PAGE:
Plans to modernize the fines and enforcement of provincial and municipal regulatory offences makes sense and should save Manitobans some considerable inconvenience. At present, even speeding tickets can require appearing before a justice of the peace during business hours, a pain for urbanites, but a significant expense and disruption for rural residents who must travel to provincial court offices in larger towns.
Justice Minister Andrew Swan is amending a variety of statutes -- conservation, animal services, highway traffic acts, for example -- to permit summary-conviction offences to be dealt on the spot with a ticket. The intent is to get minor infractions out of a backlogged provincial court system. Police now, for example, can ticket a speeding driver on the spot, permitting the fine to be mailed in. Or they can also write an offence notice requiring a hearing before a justice of the peace. Similarly, hunting without a licence or tossing garbage out the car window all trigger appearances in front of a JP.
The province will separate minor from serious infractions, retaining a court hearing for the latter. Only those who wish to challenge the validity of a minor offence ticket, or to plead for a lesser fine, will continue to plead to the provincial system. Amendments will also more carefully restrict the power of search and seizure all enforcement officers, including veterinarians, hold now.
Municipalities would run their own screening process to adjudicate minor bylaw infractions, which now are funnelled into the provincial court system. This means municipalities would judge the fairness of tickets issued under their own bylaws, but it also means a screening office could be set up in public areas, such as malls, retail outlets or city buildings outside regular business hours.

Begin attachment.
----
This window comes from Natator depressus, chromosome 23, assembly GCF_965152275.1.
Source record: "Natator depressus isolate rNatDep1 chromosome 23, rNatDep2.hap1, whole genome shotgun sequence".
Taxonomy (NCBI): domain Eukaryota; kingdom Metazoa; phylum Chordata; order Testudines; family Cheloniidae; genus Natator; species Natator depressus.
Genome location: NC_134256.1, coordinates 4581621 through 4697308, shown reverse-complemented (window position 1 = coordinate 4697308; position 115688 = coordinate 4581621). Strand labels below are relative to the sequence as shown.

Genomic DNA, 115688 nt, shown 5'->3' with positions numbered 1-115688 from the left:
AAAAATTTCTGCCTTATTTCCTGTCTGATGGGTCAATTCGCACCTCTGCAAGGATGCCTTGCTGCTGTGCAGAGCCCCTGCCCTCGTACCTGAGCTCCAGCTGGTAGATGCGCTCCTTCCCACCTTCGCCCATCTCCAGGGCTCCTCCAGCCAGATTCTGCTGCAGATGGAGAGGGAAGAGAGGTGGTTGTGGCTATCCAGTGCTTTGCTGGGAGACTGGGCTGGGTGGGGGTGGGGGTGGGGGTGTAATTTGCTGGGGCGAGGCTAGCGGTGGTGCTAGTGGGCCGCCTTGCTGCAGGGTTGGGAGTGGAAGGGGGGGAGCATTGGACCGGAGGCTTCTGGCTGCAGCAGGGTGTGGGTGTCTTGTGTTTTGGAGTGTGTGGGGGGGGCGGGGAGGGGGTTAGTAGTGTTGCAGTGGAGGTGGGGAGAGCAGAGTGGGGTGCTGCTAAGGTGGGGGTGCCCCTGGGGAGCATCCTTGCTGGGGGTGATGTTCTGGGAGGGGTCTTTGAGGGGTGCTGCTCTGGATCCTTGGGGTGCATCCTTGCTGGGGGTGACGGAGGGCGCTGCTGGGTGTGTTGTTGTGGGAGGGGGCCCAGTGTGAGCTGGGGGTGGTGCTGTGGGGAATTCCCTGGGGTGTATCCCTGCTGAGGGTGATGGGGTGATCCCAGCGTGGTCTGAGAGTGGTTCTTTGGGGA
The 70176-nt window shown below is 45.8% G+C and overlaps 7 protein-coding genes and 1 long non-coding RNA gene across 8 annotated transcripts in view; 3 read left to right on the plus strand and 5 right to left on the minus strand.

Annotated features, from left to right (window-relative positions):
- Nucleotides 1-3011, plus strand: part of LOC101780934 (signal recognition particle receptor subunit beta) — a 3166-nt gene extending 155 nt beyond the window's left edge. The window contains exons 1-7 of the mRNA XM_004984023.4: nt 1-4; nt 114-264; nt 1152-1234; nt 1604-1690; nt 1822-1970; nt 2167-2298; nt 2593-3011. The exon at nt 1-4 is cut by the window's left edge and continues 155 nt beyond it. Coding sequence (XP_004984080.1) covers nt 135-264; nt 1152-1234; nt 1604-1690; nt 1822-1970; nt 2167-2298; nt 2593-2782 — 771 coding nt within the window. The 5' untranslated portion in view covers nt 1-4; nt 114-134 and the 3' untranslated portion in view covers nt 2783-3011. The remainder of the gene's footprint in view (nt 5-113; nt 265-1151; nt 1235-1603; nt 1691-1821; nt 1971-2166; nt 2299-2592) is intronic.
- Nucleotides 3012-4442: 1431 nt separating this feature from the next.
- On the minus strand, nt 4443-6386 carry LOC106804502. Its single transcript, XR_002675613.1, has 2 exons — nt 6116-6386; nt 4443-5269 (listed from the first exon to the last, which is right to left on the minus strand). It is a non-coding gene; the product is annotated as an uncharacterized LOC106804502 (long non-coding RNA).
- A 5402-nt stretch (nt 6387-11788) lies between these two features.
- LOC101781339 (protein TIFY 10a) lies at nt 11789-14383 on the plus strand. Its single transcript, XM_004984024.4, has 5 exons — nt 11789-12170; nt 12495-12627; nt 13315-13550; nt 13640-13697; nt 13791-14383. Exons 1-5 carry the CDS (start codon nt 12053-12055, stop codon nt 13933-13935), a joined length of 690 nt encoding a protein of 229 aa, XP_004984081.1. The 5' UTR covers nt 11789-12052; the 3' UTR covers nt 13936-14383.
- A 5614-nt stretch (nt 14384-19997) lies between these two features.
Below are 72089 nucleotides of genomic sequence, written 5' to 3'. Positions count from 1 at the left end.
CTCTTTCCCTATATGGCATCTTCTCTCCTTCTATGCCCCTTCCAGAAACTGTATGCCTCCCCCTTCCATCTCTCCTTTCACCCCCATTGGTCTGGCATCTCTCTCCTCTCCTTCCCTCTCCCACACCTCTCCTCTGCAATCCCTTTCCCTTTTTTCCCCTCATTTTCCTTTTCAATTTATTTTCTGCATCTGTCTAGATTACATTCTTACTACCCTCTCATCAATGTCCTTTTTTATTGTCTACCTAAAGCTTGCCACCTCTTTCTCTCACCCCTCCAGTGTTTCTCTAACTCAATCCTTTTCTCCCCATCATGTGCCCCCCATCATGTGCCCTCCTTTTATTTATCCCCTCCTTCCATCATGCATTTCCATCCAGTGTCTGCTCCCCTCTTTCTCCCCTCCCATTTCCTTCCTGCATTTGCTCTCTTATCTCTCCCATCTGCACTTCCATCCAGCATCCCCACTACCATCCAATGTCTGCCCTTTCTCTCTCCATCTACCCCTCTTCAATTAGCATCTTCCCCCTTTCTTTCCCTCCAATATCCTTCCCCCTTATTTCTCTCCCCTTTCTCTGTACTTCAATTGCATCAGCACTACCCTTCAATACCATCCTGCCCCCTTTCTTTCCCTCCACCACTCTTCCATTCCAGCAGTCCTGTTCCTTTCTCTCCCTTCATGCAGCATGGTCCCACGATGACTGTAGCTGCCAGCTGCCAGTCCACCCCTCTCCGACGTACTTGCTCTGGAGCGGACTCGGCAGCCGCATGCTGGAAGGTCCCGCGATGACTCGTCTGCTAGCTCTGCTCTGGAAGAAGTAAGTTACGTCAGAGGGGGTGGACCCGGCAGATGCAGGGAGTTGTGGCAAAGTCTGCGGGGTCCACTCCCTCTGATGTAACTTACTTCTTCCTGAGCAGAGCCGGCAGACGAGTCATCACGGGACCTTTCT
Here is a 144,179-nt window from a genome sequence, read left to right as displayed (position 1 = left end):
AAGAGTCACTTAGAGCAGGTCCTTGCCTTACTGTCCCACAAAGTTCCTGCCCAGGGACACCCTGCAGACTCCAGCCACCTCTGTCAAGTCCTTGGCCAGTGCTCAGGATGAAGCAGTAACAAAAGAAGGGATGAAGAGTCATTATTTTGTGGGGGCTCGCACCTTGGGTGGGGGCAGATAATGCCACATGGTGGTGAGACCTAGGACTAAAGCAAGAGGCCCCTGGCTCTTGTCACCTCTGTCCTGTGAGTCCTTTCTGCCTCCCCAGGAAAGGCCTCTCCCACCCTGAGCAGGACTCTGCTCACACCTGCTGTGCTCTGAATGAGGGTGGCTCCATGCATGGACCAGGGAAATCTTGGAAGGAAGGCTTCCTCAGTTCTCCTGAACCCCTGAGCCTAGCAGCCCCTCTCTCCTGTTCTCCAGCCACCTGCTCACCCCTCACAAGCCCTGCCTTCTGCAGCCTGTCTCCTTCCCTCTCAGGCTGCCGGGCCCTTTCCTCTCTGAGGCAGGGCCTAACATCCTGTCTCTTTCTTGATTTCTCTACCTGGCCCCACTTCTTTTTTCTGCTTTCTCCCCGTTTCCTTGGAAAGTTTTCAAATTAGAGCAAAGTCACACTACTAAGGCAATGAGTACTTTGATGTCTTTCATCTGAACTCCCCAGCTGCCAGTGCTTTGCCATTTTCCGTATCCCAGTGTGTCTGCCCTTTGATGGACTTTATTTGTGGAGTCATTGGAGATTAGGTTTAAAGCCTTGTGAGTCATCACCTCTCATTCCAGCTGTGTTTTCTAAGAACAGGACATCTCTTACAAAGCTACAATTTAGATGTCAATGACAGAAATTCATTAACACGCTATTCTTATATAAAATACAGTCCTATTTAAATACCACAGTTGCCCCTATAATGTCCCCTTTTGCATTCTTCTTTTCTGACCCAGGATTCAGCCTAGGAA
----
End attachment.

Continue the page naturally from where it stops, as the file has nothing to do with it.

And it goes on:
The province will be sorting through various statutes to set fines for some offences that are now left to the discretion of a JP or judge. That may produce a windfall to the province, as those being ticketed may well forfeit challenging the cost or validity of the offence notice before a sympathetic justice of the peace, in exchange for the convenience of paying a $100 fine by mail. The province says its intent is to make the new regime as close to revenue-neutral as possible. Fine revenues are easily tracked. If modernizing summary convictions produces a windfall, Mr. Swan should commit to spending that revenue on cutting court backlogs, rather than simply dumping the cash into the treasury.